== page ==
Our alcohol tab in Indonesia was surprisingly high, and this is mainly because a lot (but not all) of the drinks in Bali are overpriced. We also bought a round of overpriced but totally worth it drinks to celebrate our friends’ honeymoon; they just happened to be honeymooning on the same island we were on, and that was a cause for celebration!
It is difficult to tell from the above chart where we skimped on alcohol or where alcohol was so cheap that it simply looks like skimping. Basically, in Ukraine, Poland, Hungary, and Southeast Asia, alcohol was cheap. In Thailand we didn’t have much alcohol because their iced tea was better. In India and Nepal we didn’t have much alcohol because the quality was terrible. In Slovenia and the Czech Republic we didn’t have much alcohol because I had stomach issues for much of our stay. Everywhere else, we either have higher alcohol costs or we skimped.
Finally, here is our last chart in this post, on travel within regions, given by country:
Unlike in Part 3 of this series, this chart shows our average transit cost per day, not per trip. As a result, countries where most of the sights are in cities (Italy, India, Czech Republic, Hungary) have a lower average cost, as we would sometimes go days without paying for transit at all.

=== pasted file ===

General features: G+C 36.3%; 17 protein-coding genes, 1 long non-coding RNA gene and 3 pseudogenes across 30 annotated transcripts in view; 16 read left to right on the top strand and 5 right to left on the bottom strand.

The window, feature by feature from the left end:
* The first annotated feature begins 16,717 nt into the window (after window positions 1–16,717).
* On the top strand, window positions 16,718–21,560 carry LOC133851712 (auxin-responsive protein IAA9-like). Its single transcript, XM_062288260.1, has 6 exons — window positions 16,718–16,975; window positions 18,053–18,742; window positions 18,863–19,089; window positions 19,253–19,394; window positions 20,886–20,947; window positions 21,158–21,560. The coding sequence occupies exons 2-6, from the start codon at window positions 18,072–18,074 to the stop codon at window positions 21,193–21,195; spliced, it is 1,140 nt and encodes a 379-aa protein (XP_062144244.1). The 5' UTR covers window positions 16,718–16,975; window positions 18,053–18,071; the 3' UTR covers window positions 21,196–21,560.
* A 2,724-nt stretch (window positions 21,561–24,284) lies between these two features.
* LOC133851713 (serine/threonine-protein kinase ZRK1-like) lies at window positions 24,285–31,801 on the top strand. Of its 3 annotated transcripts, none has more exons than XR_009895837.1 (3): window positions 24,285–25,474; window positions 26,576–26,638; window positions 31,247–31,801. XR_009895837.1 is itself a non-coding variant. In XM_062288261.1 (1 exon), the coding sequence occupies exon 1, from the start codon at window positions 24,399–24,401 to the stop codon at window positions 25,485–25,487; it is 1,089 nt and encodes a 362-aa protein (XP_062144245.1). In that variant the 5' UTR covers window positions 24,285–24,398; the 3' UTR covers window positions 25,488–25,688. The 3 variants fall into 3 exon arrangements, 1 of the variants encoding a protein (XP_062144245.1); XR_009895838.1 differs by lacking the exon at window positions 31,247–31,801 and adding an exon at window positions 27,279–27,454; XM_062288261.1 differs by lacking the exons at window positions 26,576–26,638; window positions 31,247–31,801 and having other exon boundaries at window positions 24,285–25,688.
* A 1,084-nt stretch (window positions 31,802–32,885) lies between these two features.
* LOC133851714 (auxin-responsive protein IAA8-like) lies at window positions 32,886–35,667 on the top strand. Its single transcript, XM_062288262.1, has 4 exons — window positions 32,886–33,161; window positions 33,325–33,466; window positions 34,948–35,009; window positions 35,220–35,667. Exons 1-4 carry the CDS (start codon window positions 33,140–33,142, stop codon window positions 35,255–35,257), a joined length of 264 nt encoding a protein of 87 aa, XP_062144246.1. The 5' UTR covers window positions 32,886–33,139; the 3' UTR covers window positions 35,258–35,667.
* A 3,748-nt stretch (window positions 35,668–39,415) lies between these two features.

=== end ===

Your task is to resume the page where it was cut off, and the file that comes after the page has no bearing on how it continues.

This chart confirms what we discussed regarding Southeast Asian transit in Part 3, that inter-regional travel costs were higher because of island travel in Indonesia and Malaysia. As the above chart shows, traveling within Indonesia and Malaysia was comparable in price to France and Switzerland, which may seem crazy until you consider we are comparing Southeast Asian plane, boat, and private driver fares to Western European metros and buses.
Another thing to note on this chart is that France is higher than it should be because we gave ourselves no down time here. In eight days we visited seven destinations (Paris, Versailles, Rennes, Mont St Michel, Bayeux, Omaha Beach, and back to Paris), meaning we traveled every single day we were here. And when you average costs by day, not taking a day off inflates the calculation a lot.
Outside of Indonesia, Malaysia, and France, I don’t think there are too many surprises in our transit chart. One thing that should be noted however, is that New Zealand’s roadtrip expenses were much more than the USA/Canada roadtrip for the simple reason that we had to rent a car for the former but not the latter. Renting a car for our US roadtrip would have easily vaulted our USA/Canada transit expense to second most expensive on this chart.
And with that, we come to the end of our by-country expense breakdown. This more than anything should help people interested in planning a trip like this. And even if you’re not, we hope you found it interesting at least! Up next, we’ll go over our entertainment and miscellaneous expenses, and also discuss how travelers interested in following in our footsteps can do so but also spend less.